In the Caribbean, oral traditions are one of the most important ways of transmitting knowledge and histories. Their recovery and study are essential in order to recognize their value and to understand the human interconnections among distinct local groups sharing different ancestries. Oral traditions reveal resilient connections and strong cultural links running through the shared cultures with their deep-rooted ancestral origins. Through interviews, text research and ethnographic work, we uncover oral myths and legends woven through healing landscapes, the sacredness of caves and water sources, the selection of places and materials to build houses, as well as a variety of rituals, crafts, and economic interactions. The study of oral traditions is also essential in engaging with communities and understanding past Indigenous lifeways in combination with archaeology.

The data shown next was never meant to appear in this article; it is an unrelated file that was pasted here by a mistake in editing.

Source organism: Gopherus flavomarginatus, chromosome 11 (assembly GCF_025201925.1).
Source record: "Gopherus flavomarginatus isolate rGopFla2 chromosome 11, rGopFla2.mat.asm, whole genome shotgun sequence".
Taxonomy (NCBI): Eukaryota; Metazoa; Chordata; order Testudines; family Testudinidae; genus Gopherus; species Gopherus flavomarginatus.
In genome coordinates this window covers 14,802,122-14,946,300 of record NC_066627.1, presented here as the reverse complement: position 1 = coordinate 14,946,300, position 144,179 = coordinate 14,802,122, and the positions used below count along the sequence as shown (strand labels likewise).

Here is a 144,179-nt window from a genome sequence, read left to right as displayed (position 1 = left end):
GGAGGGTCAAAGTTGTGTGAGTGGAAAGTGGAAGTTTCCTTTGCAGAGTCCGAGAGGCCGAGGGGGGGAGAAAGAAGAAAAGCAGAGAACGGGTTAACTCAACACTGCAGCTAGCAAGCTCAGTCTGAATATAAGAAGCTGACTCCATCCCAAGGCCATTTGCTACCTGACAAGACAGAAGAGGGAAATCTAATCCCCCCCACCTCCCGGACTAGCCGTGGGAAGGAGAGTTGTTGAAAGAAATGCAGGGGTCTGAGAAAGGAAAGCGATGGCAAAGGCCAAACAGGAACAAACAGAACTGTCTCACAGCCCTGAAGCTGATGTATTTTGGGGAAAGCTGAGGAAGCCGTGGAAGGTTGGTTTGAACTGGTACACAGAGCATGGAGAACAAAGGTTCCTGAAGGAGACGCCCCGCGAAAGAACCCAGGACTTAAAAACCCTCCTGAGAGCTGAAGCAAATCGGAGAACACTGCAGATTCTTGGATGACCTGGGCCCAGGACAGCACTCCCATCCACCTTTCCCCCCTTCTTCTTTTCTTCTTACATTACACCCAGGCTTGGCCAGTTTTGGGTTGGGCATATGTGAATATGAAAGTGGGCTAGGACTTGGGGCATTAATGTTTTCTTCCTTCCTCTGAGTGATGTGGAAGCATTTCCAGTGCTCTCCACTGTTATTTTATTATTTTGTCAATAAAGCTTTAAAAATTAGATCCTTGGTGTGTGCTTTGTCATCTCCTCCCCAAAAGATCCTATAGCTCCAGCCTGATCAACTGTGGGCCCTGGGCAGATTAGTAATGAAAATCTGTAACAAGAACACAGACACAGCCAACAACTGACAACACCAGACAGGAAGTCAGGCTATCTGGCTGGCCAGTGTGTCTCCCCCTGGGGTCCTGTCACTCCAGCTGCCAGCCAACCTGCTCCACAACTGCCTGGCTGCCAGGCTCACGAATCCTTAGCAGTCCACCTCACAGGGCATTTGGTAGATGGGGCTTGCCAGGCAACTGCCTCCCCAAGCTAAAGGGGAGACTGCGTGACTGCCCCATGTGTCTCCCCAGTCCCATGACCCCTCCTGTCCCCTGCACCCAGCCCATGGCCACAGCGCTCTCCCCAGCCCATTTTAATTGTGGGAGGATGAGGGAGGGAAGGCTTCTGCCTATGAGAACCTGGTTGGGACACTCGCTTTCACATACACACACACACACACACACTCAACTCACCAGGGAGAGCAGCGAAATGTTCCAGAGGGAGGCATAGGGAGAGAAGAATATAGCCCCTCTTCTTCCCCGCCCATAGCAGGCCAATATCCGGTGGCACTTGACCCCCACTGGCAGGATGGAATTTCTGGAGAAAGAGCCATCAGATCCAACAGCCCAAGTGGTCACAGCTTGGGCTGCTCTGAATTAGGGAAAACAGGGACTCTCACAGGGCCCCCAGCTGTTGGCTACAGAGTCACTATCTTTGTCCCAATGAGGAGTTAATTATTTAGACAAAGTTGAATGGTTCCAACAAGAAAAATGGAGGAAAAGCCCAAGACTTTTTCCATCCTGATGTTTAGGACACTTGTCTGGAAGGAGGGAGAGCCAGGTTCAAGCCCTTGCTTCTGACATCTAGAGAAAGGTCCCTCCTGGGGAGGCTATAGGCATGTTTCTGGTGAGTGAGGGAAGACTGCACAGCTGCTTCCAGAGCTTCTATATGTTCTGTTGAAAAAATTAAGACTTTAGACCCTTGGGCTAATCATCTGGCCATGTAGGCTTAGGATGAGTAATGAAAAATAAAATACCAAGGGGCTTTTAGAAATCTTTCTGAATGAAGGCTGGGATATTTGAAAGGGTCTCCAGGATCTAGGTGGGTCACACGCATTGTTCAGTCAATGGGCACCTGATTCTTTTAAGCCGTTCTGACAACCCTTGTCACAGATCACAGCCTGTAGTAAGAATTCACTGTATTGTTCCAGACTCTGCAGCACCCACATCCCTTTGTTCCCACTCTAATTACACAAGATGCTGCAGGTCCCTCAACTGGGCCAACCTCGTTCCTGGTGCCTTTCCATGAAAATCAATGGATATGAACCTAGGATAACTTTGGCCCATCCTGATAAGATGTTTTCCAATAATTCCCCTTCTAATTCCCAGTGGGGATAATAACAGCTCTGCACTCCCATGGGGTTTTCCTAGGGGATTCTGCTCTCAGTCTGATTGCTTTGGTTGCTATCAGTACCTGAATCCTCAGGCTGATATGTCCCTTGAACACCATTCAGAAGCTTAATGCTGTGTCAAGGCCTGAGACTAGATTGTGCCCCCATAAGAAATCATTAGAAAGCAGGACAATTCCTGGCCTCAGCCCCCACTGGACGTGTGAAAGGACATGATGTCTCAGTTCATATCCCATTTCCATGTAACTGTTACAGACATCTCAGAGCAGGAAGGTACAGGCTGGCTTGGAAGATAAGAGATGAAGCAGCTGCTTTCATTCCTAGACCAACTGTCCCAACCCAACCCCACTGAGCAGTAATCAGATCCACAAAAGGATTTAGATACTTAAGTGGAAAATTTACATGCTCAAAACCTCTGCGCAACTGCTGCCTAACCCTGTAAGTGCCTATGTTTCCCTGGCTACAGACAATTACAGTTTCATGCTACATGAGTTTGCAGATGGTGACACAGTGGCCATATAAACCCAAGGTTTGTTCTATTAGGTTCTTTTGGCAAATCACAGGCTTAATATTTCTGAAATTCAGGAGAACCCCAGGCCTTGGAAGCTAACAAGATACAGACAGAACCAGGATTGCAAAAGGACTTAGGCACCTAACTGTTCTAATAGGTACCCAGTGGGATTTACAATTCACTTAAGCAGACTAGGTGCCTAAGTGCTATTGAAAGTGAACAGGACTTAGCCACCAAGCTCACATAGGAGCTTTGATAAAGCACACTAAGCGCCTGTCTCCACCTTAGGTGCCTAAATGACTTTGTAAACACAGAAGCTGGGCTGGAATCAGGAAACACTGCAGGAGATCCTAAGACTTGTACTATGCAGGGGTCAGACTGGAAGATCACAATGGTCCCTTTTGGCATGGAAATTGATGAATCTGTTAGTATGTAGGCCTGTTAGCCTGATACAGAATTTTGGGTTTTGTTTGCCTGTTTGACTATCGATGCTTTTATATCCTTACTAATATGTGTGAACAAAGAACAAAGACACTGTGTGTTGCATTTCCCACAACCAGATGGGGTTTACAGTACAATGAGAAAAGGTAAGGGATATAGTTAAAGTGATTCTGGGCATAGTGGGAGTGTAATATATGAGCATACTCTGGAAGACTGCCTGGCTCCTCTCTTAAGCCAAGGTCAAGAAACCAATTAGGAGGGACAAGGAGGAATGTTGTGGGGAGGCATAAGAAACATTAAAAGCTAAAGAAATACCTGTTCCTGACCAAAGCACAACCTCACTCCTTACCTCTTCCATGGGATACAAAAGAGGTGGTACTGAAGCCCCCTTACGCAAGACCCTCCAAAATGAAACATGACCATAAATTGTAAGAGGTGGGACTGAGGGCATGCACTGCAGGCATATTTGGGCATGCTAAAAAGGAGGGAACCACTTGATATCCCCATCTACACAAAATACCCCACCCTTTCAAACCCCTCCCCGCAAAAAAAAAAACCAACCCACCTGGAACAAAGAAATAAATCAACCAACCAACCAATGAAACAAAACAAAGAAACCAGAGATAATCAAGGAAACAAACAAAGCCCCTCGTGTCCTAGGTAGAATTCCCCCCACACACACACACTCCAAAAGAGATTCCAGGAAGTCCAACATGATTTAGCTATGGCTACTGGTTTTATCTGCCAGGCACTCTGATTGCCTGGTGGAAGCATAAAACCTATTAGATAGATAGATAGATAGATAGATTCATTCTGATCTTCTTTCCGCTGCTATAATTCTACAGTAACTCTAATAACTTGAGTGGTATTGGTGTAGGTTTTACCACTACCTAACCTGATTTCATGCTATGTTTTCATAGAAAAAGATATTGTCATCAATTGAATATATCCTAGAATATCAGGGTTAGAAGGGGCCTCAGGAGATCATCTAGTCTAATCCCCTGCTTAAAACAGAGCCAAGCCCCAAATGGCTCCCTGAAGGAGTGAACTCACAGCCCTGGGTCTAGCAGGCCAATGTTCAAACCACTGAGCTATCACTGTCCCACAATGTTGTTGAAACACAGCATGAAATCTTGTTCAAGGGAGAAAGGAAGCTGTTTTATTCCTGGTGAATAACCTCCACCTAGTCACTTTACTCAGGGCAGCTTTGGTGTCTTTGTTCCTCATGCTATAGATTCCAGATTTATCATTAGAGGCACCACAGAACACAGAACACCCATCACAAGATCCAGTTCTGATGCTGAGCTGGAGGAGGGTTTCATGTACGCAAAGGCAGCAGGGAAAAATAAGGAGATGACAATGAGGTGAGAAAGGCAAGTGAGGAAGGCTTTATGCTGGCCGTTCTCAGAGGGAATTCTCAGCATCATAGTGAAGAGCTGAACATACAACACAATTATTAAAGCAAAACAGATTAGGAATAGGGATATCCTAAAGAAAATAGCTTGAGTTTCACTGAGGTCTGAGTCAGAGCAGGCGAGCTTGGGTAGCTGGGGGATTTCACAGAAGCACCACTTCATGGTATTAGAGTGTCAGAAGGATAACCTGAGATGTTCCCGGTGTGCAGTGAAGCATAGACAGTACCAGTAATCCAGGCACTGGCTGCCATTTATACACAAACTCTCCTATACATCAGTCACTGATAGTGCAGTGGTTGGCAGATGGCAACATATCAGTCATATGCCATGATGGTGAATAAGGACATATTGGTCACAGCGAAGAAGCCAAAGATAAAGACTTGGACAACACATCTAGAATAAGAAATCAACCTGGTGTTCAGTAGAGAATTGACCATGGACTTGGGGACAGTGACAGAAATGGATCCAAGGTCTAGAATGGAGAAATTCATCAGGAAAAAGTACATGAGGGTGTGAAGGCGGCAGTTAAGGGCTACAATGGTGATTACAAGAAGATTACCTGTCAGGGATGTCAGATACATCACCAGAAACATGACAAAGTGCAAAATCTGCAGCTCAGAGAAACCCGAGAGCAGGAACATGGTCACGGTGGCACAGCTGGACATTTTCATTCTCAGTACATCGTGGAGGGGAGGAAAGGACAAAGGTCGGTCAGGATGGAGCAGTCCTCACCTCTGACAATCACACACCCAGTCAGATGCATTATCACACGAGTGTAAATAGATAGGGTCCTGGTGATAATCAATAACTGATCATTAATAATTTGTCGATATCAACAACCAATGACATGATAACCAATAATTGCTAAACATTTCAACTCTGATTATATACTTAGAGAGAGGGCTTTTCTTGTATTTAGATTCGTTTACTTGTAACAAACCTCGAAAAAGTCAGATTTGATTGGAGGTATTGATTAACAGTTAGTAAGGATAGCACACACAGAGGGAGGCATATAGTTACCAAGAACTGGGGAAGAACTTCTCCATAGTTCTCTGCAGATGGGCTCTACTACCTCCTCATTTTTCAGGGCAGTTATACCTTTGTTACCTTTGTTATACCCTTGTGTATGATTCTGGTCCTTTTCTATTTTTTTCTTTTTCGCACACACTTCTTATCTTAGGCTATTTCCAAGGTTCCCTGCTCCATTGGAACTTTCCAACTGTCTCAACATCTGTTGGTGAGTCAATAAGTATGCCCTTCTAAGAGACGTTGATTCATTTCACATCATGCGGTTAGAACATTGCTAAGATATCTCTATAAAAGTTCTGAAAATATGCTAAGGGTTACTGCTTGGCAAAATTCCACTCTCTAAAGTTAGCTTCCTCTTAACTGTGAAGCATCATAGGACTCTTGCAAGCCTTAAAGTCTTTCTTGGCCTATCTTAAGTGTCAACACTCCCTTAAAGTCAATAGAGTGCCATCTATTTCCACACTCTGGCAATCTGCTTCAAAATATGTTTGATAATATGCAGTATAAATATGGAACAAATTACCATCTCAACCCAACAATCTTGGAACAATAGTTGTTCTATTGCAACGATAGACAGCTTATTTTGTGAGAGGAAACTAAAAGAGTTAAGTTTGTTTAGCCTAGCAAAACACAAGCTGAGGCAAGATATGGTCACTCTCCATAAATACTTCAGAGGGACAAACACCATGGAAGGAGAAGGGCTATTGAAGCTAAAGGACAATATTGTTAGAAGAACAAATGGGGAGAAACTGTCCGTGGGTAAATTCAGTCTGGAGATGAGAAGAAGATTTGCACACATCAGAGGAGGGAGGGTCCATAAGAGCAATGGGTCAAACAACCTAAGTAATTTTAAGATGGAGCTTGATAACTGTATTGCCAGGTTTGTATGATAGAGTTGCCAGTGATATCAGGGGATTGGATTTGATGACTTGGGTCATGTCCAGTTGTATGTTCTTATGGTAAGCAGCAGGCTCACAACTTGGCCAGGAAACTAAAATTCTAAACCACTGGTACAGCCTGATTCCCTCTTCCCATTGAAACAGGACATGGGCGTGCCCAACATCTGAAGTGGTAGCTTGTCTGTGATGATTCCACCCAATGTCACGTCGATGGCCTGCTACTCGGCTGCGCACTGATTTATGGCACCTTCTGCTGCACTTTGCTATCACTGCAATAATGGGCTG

Collection of information in a rural community in eastern Cuba (photo: Roberto Valcárcel Rojas).
Text by Jorge Ulloa Hung, Jana Pesoutova, and Roberto Valcárcel Rojas.
Photo top: Dominican filmmaker Pablo Lozano documenting oral legacies with José Sadi Cabrera Jiménez in the northern Dominican Republic in 2018 (photo courtesy of Tibisay Sankatsing Nava).